What's the talk of education


I used to think Quinn was an okay TD, but his volte face on student fees – and utter lack of embarrassment in doing so – along with his dubious mileage claims mean I regard him as just another face in the trough . . . He’s running very scared because USI would probably eat him alive for his double standards. – brughahaha,

Our lad won’t be going back to college next term, we can’t afford it. I don’t what he’s going to do, but at the age of 20 it’s up to him. – Rural,

Rural, that’s brutal. I had a fairly crap time in the 1980s when my Da lost his job. I did a completely useless (from a career point of view) degree, classics in TCD, but went on to do another degree in modern languages with the Open University. The OU is a great organisation. If the young fella can find a job, and still wants to study, check out their prospectus online. – Felixunger,

USI is the face-in-the-trough politician finishing school. Why should a minister be expected to go to their waffle house? – Gimpanzee,

To listen to what students have to say. To inform himself. To get a feeling for what is happening in third-level. To ask questions. – uriah,


I have a daughter in second year of secondary school. We have lived in Ireland over 20 years and I have my doubts about the educational system here. My child has four hours of religious education per week. Also we have a French exchange student (she is 13) who had English as a foreign language since first year primary and Spanish and Latin since year two. – La Madame,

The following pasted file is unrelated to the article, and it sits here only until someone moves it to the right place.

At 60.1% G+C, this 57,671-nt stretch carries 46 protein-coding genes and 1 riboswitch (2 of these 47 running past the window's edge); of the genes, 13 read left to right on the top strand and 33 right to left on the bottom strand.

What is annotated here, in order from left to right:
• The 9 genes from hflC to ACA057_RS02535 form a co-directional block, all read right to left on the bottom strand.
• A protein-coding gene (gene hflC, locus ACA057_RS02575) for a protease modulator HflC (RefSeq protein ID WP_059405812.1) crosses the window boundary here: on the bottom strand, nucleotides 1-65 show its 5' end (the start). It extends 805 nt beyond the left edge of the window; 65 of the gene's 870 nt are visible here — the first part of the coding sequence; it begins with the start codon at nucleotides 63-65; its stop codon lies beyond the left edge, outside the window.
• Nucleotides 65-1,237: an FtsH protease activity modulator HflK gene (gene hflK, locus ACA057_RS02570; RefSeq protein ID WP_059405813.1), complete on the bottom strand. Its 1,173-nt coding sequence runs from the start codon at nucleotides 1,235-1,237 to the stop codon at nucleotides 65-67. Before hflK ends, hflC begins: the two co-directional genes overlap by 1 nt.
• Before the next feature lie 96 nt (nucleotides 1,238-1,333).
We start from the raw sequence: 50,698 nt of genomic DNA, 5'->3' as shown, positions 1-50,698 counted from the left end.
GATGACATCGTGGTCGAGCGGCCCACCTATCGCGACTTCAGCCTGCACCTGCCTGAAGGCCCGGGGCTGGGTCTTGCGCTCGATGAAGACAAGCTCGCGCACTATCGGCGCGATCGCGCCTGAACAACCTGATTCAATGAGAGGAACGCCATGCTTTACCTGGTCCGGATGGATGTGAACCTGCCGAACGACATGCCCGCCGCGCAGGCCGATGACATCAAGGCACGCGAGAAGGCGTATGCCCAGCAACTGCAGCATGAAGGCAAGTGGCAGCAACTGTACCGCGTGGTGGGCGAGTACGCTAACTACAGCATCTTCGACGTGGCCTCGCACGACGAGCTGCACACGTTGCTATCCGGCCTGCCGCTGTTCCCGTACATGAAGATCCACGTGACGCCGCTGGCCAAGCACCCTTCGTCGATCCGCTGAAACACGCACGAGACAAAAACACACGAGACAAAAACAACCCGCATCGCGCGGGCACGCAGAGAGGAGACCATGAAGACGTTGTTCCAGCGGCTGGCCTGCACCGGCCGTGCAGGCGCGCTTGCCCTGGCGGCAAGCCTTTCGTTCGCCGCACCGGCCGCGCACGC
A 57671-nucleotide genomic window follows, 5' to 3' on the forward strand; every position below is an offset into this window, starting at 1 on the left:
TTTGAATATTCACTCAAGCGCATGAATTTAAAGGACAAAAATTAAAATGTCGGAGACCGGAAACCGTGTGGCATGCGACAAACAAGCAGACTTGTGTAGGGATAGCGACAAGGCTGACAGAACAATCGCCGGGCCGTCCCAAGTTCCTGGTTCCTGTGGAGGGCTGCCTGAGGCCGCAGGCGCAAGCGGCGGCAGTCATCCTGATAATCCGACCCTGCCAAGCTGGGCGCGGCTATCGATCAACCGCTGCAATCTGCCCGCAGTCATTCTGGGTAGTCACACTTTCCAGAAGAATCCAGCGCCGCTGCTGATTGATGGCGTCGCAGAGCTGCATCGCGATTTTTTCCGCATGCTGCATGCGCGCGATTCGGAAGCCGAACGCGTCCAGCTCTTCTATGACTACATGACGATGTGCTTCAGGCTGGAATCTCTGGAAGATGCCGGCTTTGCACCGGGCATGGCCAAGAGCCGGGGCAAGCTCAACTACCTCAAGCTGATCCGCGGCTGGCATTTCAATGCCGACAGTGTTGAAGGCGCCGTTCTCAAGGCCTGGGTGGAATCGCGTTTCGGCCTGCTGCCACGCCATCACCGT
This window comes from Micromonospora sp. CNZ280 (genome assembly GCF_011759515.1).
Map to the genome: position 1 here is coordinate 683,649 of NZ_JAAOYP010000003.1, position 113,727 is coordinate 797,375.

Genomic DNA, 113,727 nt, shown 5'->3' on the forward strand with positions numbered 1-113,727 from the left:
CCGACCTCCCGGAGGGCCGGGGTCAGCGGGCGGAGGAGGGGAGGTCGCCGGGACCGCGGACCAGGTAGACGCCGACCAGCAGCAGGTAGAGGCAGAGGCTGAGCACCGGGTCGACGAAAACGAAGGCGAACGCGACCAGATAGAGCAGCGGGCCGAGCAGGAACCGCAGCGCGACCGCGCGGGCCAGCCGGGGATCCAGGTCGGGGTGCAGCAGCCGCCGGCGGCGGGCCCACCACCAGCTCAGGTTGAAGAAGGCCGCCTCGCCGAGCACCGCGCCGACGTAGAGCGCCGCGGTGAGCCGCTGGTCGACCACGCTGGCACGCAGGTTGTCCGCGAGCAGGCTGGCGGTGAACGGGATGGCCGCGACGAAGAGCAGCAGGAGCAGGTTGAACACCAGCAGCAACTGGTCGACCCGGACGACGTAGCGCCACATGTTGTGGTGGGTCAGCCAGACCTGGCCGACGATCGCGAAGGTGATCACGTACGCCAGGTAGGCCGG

Students have a lot of catching up to do in secondary to get on a par with the rest of the world by Leaving Cert. Instead of introducing languages at age six or earlier, Ireland seems to be stuck on the Irish language bandwagon (which I understand and support but only up to a point). I went to a private prep school in Ireland that started French and science from 3rd class (and didn’t focus on Irish for another two years). Also, my boyfriend’s little brother isn’t getting much done in school as they are preparing for his Confirmation. He’s missing lessons for singing practice. It should be done outside of school hours or only in RE time. – prettygurrly,

Students in Ireland spend an excessively high percentage of total class time on religion – the second-highest proportion in the OECD. Only Israeli children spend more. Ireland, unlike all other EU nations, does not mandate the study of a foreign language at any level of education. Most primary schools do not teach a foreign language at all. Although Irish educational spending increased by 83 per cent between 2000 and 2008, the focus was almost exclusively on appeasing public-sector unions by paying higher wages to teachers. There was little emphasis on achieving better outcomes.

Ruairí Quinn is a better Minister for Education than any of his recent predecessors, but he faces an uphill struggle against militant teachers’ unions to reform a curriculum that is still geared more towards the nationalistic, religious values of 1930s Ireland. – Permabear,